An independent artist has total control over their own career, this is not to say that artist that are signed don't. Consider this though, your album release date have to be approved if you're signed. Which means, your music may never see the light of day. There are some artist who has clashed very publicly with their label for this very reason. Uzi more recently has been vocal about this very issues. Cardi B has mentioned her album dropping for at least the last 6 months but as an artist, under contract, she doesn't have much creative control. This is the usual issue with major labels. Most of the label execs are business people, not the artist. This can becoming stifling and frustrating for most. Their music becomes more like a job than a passion. Prince spoke to this during the 90's. Many people remember the photo of him with the word slave written on his face. He felt this way because he was not in charge of his own creative works being released to the public.
I honestly don't think either route works best for everyone. Some people are honestly not business minded enough to profit from their talent alone. Some people don't do well when other have control over certain aspects of their life. The key to finding out which route works best for you is like most things in life, being honest with yourself and, about yourself.
Ho, hoochie, slut, groupie, bop, thot, tip drill, and so on and so forth. We hear it in almost every rap song. Women are constantly being degraded in rap music by men. Almost every rapper has ever done it in some capacity, but men are unfortunately not the only ones who participate. Women in hip-hop slut-shame their sisters as well.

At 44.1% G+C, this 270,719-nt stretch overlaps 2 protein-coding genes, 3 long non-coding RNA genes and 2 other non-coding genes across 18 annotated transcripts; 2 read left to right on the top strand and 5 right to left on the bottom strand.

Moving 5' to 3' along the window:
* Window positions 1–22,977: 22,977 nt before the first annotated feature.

Recent comments from former Ruff Ryder first lady Eve about Nicki Minaj’s Paper Magazine cover have sparked the conversation about women in hip-hop slut-shaming each other.
Eve’s opinion that “as a woman” she thinks “it’s not right” brought out a lot of her old business about her being a stripper, her racy magazine spreads, and her sexy lyrics causing more slut-shaming by Nicki stans and defenders.
The truth is, some women in hip-hop have helped perpetuate slut shaming instead of taking it as women embracing their sexuality.
Some may argue women like Nicki Minaj, Cardi B, and Trina are hypersexualized stereotypes of the black female rapper, but others beg to differ and argue that these women have taken their sexuality and own it. Some people just exude sexiness and feel comfortable doing so.